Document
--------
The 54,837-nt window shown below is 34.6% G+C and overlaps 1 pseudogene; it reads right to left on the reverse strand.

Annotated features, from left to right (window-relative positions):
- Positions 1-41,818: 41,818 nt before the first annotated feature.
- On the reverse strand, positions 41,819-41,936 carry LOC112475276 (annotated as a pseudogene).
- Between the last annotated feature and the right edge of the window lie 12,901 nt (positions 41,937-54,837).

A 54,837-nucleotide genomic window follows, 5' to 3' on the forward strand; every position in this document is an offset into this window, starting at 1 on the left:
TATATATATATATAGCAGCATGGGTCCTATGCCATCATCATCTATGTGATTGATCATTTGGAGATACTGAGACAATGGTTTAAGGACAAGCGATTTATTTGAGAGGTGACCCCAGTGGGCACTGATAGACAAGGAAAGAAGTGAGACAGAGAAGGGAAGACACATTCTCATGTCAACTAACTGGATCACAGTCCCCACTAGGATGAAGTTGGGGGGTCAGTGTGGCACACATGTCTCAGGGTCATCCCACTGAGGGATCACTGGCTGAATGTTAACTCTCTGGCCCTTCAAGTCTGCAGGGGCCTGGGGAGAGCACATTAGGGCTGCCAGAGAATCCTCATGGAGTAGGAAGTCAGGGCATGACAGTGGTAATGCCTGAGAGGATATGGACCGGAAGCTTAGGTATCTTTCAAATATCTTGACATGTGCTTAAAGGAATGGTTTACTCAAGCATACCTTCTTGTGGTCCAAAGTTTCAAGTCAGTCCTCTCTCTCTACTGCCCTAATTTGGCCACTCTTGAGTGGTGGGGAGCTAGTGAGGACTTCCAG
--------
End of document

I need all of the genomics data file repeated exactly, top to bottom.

The 54,837-nt window shown below is 34.6% G+C and overlaps 1 pseudogene; it reads right to left on the reverse strand.

Annotated features, from left to right (window-relative positions):
- Positions 1-41,818: 41,818 nt before the first annotated feature.
- On the reverse strand, positions 41,819-41,936 carry LOC112475276 (annotated as a pseudogene).
- Between the last annotated feature and the right edge of the window lie 12,901 nt (positions 41,937-54,837).

A 54,837-nucleotide genomic window follows, 5' to 3' on the forward strand; every position in this document is an offset into this window, starting at 1 on the left:
TATATATATATATAGCAGCATGGGTCCTATGCCATCATCATCTATGTGATTGATCATTTGGAGATACTGAGACAATGGTTTAAGGACAAGCGATTTATTTGAGAGGTGACCCCAGTGGGCACTGATAGACAAGGAAAGAAGTGAGACAGAGAAGGGAAGACACATTCTCATGTCAACTAACTGGATCACAGTCCCCACTAGGATGAAGTTGGGGGGTCAGTGTGGCACACATGTCTCAGGGTCATCCCACTGAGGGATCACTGGCTGAATGTTAACTCTCTGGCCCTTCAAGTCTGCAGGGGCCTGGGGAGAGCACATTAGGGCTGCCAGAGAATCCTCATGGAGTAGGAAGTCAGGGCATGACAGTGGTAATGCCTGAGAGGATATGGACCGGAAGCTTAGGTATCTTTCAAATATCTTGACATGTGCTTAAAGGAATGGTTTACTCAAGCATACCTTCTTGTGGTCCAAAGTTTCAAGTCAGTCCTCTCTCTCTACTGCCCTAATTTGGCCACTCTTGAGTGGTGGGGAGCTAGTGAGGACTTCCAG